Subrogation is an idea that's understood among legal and insurance firms but rarely by the people they represent. If this term has come up when dealing with your insurance agent or a legal proceeding, it is to your advantage to understand the nuances of how it works. The more knowledgeable you are about it, the more likely it is that an insurance lawsuit will work out favorably.
Every insurance policy you have is an assurance that, if something bad happens to you, the company that insures the policy will make restitutions without unreasonable delay. If your house is broken into, your property insurance agrees to repay you or facilitate the repairs, subject to state property damage laws.
But since determining who is financially accountable for services or repairs is typically a confusing affair – and delay sometimes increases the damage to the victim – insurance firms in many cases decide to pay up front and assign blame after the fact. They then need a means to recover the costs if, ultimately, they weren't actually responsible for the payout.
Your electric outlet catches fire and causes $10,000 in house damages. Happily, you have property insurance and it pays for the repairs. However, the assessor assigned to your case discovers that an electrician had installed some faulty wiring, and there is reason to believe that a judge would find him responsible for the damages. You already have your money, but your insurance agency is out ten grand. What does the agency do next?
How Subrogation Works
This is where subrogation comes in. It is the method that an insurance company uses to claim reimbursement after it has paid for something that should have been paid by some other entity. Some companies have in-house property damage lawyers and personal injury attorneys, or a department dedicated to subrogation; others contract with a law firm. Ordinarily, only you can sue for damages to your person or property. But under subrogation law, your insurance company is considered to have some of your rights for having taken care of the damages. It can go after the money that was originally due to you, because it has covered the amount already.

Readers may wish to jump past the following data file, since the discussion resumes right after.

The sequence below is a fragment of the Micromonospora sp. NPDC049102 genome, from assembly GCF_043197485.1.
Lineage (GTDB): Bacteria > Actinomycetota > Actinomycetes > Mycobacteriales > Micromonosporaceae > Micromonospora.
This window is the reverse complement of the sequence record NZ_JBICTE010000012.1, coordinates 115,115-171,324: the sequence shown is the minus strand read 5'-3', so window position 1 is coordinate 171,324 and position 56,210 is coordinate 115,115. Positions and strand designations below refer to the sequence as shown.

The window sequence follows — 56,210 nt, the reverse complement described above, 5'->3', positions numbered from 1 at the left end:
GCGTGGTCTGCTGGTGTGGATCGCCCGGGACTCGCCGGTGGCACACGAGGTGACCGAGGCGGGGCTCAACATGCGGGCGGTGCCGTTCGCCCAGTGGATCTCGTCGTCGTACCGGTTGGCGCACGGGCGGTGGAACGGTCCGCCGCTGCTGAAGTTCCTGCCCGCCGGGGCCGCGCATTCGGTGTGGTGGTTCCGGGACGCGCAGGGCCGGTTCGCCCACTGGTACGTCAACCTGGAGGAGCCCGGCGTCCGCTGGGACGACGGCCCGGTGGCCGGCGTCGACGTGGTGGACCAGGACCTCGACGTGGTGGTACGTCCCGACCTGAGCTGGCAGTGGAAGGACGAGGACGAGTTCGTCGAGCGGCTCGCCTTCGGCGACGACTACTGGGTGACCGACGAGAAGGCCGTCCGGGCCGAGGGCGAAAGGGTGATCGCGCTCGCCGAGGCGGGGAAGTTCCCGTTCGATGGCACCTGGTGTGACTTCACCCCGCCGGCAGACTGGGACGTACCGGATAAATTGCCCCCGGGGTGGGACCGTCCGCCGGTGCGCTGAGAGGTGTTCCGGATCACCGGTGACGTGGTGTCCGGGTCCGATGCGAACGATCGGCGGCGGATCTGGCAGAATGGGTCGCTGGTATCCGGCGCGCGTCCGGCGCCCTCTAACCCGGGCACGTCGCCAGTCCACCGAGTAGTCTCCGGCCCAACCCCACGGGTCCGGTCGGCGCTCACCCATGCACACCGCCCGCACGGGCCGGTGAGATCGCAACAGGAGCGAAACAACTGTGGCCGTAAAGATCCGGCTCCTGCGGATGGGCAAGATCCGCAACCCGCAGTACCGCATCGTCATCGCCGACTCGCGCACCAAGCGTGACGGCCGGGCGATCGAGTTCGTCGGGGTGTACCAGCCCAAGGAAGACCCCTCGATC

How Does This Affect the Insured?
For starters, if your insurance policy stipulated a deductible, it wasn't just your insurance company who had to pay. In a $10,000 accident with a $1,000 deductible, you have a stake in the outcome as well – namely, $1,000. If your insurance company is lax about bringing subrogation cases to court, it might opt to get back its expenses by boosting your premiums and call it a day. On the other hand, if it has a proficient legal team and pursues those cases enthusiastically, it is acting both in its own interests and in yours. If all is recovered, you will get your full $1,000 deductible back. If it recovers half (for instance, in a case where you are found one-half accountable), you'll typically get half your deductible back, depending on your state laws.
In addition, if the total price of an accident is more than your maximum coverage amount, you may have had to pay the difference, which can be extremely costly. If your insurance company or its property damage lawyers, such as workers compensation Milton, ga, successfully press a subrogation case, it will recover your losses in addition to its own.
All insurance agencies are not created equal. When comparing, it's worth weighing the reputations of competing agencies to find out if they pursue winnable subrogation claims; if they do so quickly; if they keep their customers posted as the case goes on; and if they then process successfully won reimbursements immediately so that you can get your deductible back and move on with your life. If, instead, an insurance company has a record of paying out claims that aren't its responsibility and then covering its profitability by raising your premiums, you'll feel the sting later.